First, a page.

- Audible Audio Edition
- Listening Length: 5 hours and 42 minutes
- Program Type: Audiobook
- Version: Unabridged
- Publisher: Post Hypnotic Press inc.
- Audible.com Release Date: April 16, 2015
- Language: English
- ASIN: B00W8MVYQC
- Amazon Best Sellers Rank:
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Somebodies and Nobodies: Overcoming the Abuse of Rank Audiobook – Unabridged
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Fuller's book is important to scholars of servant-leadership because it concerns itself directly with the living, breathing subjects at the wrong end of society's power equations, the ones whom Greenleaf asked after in his "best test": "And [italics original], what is the effect on the least privileged in society? Will they benefit or at least not be further deprived?" (1977, p. 27).
Fuller's thesis is a sprawling one that cuts across many disciplines and related works. In annotating the text, I wrote "cf." everywhere in the margins: cf. Maslow; cf. Eric Berne; cf. Kierkegaard; cf. Nel Noddings; cf. Mill; etc. The book is treasure trove of insights, reflections, inspiring quotations, and, above all, a call for a social morality that recognizes the innate dignity and worth of every human being in every situation and at every moment.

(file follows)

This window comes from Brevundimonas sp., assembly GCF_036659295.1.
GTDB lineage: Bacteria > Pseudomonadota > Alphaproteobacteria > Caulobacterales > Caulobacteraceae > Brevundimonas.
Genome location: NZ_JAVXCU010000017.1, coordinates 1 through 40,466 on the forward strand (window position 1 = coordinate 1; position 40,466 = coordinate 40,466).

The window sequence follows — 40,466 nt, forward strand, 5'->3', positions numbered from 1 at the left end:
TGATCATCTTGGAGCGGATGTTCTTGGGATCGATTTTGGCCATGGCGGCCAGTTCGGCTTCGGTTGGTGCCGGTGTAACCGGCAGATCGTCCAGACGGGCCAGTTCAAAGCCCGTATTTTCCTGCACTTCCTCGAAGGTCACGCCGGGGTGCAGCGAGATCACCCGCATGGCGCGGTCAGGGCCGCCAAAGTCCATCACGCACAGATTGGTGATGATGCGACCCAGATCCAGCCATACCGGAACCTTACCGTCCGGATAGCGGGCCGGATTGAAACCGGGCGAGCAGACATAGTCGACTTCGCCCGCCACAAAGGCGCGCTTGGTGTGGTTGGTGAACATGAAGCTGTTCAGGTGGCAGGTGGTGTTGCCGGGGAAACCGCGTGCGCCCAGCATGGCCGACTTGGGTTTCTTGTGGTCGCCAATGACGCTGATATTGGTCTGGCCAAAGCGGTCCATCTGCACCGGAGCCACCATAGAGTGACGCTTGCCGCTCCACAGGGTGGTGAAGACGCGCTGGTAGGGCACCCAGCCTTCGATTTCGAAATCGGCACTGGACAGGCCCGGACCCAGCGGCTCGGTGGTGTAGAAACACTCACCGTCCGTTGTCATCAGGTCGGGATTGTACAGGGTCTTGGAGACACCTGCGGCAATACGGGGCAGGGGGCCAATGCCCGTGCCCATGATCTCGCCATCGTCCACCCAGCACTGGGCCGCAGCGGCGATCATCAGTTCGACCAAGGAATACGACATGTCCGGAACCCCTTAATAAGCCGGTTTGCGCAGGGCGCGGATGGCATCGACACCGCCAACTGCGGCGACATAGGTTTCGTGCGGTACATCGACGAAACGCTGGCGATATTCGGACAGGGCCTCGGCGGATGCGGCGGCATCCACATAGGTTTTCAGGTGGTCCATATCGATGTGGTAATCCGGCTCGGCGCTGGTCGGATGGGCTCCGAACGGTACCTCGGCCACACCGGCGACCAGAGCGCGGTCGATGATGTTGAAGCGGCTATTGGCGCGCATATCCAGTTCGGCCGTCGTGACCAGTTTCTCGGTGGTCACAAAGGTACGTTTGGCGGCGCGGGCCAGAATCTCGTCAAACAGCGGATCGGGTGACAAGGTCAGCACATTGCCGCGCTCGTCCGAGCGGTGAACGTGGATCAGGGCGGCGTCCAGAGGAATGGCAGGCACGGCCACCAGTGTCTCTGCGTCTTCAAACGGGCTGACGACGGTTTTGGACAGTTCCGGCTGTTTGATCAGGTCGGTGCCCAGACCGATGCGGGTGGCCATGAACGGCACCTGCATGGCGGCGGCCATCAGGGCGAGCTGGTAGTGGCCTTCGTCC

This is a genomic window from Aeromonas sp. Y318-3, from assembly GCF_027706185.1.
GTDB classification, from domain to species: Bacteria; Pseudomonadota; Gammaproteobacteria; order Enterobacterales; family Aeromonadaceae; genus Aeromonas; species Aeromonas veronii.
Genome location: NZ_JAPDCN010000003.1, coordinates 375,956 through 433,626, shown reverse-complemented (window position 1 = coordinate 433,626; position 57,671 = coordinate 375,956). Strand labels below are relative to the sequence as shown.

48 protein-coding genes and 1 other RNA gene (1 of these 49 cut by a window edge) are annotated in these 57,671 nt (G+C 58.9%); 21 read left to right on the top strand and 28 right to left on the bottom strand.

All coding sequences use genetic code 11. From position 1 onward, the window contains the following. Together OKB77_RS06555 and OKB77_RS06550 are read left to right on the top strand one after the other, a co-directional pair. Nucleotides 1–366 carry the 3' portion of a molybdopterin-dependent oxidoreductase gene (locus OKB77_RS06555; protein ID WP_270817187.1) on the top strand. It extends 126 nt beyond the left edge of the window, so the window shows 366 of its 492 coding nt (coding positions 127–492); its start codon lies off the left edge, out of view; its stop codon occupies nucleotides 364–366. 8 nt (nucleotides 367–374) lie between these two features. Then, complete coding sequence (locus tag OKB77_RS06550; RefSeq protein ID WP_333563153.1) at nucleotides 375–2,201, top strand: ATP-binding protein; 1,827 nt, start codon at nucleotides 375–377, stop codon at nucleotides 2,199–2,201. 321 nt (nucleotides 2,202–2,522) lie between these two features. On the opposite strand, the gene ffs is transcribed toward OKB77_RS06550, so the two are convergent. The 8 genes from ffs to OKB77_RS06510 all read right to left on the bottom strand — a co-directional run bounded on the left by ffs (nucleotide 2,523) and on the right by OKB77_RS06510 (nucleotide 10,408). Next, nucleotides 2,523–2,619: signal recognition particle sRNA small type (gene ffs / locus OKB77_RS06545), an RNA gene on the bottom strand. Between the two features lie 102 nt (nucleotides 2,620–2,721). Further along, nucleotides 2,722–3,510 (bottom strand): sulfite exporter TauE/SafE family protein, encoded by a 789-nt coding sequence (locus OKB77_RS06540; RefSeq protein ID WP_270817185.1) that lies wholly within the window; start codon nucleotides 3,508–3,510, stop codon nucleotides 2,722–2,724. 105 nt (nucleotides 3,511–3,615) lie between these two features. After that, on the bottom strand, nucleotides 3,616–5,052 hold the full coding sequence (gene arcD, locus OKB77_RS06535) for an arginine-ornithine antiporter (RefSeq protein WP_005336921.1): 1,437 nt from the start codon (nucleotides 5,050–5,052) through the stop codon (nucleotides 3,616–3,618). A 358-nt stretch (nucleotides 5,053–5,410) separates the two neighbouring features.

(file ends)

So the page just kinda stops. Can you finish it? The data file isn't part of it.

Members of our present society objectify themselves and others by becoming, or valuing others, as either a "somebody" or a "nobody." In either case, the person is objectified and ceases to be real in a relational way. Fuller wrote that "attachment to somebody status is ultimately as futile and self-defeating as resignation to permanent nobody status. Somebodies who can't get down off their pedestals turn into stautes" (p. 41). On the other hand, for so-called nobodies "rankism takes a wide variety of forms, including maltreatment, discrimination, disrespect, discourtesy, disdain, derision, and condescension" (p. 98).
Fuller's great contribution to the servant-leadership literature is his insistence that that voice of the "nobody" should be heard when the "somebody" is making a decision.
Rank is inevitable in organizations as we differentiate by function and role. Rank is neutral. However, "rankism" raises its ugly head when rank, using the power linked to it, is abused.
We're often oblivious to the abuse of rank. It's the way things are. We're used to those in power being oppressive, or, maybe, we're in charge. In "Seeing Systems," author Barry Oshry describes the predictable experiences of a customer as one of being ignored and the "Bottoms" of the organization as vulnerable and disregarded. After Fuller left posts of college president and physics professor, THEN he felt its full effect.
In my mind, rankism hurts twice. It's a direct attack on the dignity of each person and it robs the organization of the gifts people offer while being discounted.
--Jack H. Bender, author of Disregarded: Transforming the School and Workplace through Deep Respect and Courage